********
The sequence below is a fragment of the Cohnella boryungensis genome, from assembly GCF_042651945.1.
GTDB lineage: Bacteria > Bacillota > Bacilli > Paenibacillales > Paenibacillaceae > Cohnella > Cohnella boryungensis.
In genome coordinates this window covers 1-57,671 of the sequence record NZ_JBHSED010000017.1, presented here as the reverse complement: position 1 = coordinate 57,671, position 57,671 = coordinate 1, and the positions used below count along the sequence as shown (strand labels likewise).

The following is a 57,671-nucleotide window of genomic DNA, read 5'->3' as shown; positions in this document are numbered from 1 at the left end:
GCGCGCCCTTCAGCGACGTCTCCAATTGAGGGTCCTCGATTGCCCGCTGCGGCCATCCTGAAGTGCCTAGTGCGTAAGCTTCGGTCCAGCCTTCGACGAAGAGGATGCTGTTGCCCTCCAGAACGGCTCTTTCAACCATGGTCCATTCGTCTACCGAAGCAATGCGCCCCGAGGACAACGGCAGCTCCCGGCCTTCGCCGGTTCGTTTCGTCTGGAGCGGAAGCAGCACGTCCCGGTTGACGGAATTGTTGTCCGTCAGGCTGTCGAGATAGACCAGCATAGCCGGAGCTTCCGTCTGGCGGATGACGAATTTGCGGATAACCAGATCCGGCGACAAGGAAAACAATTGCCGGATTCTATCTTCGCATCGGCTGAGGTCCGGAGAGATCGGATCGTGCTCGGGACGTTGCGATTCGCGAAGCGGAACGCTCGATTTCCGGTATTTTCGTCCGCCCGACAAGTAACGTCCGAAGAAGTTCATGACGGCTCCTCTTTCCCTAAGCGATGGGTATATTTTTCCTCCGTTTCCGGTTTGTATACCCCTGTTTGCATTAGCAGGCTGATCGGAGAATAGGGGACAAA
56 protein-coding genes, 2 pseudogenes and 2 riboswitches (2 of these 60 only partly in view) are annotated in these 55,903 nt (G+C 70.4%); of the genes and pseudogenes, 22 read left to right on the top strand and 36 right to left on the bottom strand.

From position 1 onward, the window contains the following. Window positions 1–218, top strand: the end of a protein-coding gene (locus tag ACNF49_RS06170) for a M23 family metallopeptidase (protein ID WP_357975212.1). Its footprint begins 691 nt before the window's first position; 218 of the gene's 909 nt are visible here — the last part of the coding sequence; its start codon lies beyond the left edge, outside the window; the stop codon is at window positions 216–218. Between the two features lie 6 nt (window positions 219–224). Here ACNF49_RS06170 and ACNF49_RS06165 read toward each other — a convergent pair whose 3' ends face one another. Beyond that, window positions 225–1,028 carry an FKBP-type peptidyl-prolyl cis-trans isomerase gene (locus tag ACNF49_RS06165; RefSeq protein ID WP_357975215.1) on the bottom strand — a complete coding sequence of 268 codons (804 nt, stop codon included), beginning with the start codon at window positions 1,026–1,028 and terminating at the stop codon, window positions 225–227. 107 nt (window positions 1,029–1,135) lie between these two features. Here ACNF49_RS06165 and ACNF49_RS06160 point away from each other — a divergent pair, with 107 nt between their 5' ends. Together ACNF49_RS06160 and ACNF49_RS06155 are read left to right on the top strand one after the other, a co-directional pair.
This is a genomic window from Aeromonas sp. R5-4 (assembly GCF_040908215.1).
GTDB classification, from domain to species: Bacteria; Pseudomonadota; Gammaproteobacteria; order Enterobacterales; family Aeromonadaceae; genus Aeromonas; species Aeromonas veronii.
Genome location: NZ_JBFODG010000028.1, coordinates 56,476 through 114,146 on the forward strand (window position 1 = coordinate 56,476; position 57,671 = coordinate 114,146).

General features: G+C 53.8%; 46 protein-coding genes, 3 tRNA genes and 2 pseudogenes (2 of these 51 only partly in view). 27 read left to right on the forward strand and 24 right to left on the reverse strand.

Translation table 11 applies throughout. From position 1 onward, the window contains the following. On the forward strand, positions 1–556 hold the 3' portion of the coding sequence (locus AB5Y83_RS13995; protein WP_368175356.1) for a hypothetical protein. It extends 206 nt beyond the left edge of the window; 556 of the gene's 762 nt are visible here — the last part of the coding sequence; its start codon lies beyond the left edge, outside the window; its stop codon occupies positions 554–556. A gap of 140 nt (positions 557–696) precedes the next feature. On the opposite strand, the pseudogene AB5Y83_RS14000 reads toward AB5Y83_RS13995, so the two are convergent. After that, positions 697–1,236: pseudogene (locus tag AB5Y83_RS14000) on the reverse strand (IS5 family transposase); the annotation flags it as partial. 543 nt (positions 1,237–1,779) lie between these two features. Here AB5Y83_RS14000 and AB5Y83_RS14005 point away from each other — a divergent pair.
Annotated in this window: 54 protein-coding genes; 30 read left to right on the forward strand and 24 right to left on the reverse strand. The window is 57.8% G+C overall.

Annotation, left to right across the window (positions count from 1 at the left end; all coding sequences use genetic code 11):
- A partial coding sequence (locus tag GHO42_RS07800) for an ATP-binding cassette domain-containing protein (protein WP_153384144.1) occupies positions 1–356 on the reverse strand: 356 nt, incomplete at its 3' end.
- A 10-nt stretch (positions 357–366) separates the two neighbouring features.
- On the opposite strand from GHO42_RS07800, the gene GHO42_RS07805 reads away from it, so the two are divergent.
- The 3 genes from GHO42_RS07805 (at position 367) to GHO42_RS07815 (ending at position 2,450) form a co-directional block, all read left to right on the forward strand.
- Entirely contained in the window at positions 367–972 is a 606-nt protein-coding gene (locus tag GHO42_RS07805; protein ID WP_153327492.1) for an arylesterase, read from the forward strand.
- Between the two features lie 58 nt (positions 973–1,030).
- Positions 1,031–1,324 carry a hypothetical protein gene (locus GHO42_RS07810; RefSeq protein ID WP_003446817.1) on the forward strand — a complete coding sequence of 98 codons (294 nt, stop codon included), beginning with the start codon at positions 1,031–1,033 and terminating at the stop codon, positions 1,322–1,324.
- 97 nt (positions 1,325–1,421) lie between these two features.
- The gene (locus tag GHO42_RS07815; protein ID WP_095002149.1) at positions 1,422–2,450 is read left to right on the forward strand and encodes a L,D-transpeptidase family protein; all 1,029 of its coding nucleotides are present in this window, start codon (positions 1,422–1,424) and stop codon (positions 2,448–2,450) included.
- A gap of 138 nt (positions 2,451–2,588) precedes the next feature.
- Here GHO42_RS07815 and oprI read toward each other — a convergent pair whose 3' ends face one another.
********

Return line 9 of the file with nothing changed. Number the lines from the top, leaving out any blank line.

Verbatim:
GTDB classification, from domain to species: Bacteria; Pseudomonadota; Gammaproteobacteria; order Enterobacterales; family Aeromonadaceae; genus Aeromonas; species Aeromonas veronii.